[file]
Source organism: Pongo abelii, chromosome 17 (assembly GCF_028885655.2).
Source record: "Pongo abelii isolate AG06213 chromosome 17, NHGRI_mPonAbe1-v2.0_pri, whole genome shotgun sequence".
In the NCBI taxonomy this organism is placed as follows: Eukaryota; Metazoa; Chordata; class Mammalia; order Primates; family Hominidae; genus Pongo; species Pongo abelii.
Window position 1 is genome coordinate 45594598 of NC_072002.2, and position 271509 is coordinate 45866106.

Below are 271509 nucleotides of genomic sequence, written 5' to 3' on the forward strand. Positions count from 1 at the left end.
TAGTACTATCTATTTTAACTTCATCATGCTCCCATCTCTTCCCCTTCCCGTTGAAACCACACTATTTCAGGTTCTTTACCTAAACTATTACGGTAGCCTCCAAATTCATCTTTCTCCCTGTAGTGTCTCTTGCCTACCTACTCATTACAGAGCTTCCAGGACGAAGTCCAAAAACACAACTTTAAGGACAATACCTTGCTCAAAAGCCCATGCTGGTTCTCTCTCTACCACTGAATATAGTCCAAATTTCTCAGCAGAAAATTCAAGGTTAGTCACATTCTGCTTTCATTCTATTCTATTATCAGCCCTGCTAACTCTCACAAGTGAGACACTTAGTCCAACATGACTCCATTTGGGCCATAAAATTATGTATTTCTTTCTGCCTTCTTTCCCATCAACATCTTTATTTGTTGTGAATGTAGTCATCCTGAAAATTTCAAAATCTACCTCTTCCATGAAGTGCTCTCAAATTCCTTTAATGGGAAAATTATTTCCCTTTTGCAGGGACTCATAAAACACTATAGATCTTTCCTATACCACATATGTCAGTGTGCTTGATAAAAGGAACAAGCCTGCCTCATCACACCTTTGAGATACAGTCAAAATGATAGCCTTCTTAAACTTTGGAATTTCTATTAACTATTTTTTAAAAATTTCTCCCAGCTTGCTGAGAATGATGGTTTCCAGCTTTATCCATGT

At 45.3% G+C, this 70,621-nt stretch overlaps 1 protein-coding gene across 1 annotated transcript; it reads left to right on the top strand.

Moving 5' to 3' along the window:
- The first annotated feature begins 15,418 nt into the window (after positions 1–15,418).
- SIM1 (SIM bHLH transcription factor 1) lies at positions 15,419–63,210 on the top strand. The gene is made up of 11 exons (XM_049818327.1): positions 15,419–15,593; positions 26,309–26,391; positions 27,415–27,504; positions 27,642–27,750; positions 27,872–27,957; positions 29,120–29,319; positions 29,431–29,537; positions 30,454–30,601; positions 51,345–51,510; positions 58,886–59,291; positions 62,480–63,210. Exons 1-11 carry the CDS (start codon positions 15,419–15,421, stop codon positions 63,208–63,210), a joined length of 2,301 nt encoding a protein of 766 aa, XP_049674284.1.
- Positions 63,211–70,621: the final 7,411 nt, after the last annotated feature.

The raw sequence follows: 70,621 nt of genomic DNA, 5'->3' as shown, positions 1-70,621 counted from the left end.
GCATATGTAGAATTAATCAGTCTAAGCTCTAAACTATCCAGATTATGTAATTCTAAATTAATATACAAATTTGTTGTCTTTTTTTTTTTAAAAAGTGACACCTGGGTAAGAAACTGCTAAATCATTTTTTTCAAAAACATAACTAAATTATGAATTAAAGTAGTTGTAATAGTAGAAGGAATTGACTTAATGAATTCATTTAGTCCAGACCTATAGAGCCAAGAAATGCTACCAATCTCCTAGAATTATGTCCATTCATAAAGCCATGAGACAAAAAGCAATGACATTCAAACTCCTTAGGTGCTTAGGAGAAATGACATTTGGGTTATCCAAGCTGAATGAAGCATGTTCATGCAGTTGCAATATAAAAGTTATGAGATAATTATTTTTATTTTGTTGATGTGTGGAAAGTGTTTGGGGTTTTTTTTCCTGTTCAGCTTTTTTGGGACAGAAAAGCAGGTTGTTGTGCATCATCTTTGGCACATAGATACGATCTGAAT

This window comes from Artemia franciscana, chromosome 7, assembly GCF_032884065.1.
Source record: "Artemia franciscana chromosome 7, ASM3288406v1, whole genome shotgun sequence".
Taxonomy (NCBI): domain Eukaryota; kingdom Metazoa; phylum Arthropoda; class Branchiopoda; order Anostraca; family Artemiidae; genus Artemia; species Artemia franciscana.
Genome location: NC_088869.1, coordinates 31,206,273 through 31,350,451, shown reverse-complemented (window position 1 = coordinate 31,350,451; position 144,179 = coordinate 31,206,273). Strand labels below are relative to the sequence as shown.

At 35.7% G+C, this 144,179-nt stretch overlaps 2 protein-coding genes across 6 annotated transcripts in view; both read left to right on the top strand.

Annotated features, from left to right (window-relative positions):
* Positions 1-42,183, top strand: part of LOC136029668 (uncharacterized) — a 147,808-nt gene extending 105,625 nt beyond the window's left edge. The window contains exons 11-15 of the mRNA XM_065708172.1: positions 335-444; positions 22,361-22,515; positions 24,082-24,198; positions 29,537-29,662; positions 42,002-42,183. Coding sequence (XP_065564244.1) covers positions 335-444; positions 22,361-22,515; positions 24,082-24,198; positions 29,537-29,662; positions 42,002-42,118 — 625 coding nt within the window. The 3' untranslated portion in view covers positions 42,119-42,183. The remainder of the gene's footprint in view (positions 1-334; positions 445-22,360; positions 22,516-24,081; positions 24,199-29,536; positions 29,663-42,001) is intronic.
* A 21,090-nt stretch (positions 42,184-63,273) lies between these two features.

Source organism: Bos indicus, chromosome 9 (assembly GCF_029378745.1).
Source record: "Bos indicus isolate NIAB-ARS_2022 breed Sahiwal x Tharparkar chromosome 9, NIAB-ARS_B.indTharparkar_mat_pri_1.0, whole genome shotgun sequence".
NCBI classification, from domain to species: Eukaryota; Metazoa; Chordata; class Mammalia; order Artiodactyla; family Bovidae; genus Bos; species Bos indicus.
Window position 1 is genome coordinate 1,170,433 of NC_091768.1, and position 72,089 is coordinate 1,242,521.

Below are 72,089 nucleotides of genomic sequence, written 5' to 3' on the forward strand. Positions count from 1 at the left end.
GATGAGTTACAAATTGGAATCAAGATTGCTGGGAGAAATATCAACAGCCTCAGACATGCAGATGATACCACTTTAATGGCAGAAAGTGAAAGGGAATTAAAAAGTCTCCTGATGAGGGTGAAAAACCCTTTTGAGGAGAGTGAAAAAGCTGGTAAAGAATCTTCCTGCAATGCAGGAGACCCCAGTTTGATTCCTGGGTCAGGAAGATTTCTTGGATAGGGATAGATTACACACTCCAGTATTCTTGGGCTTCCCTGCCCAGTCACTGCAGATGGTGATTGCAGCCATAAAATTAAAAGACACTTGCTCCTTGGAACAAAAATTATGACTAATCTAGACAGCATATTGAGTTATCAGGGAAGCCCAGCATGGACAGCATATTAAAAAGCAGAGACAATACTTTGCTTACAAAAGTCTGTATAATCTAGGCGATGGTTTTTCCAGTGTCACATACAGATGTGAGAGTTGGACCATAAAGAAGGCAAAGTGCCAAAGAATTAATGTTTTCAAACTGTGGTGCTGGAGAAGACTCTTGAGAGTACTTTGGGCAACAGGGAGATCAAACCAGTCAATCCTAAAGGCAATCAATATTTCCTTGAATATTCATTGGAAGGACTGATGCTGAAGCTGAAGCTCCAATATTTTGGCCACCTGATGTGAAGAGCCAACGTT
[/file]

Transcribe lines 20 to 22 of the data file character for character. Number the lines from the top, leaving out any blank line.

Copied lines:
* Positions 1-42,183, top strand: part of LOC136029668 (uncharacterized) — a 147,808-nt gene extending 105,625 nt beyond the window's left edge. The window contains exons 11-15 of the mRNA XM_065708172.1: positions 335-444; positions 22,361-22,515; positions 24,082-24,198; positions 29,537-29,662; positions 42,002-42,183. Coding sequence (XP_065564244.1) covers positions 335-444; positions 22,361-22,515; positions 24,082-24,198; positions 29,537-29,662; positions 42,002-42,118 — 625 coding nt within the window. The 3' untranslated portion in view covers positions 42,119-42,183. The remainder of the gene's footprint in view (positions 1-334; positions 445-22,360; positions 22,516-24,081; positions 24,199-29,536; positions 29,663-42,001) is intronic.
* A 21,090-nt stretch (positions 42,184-63,273) lies between these two features.

Source organism: Bos indicus, chromosome 9 (assembly GCF_029378745.1).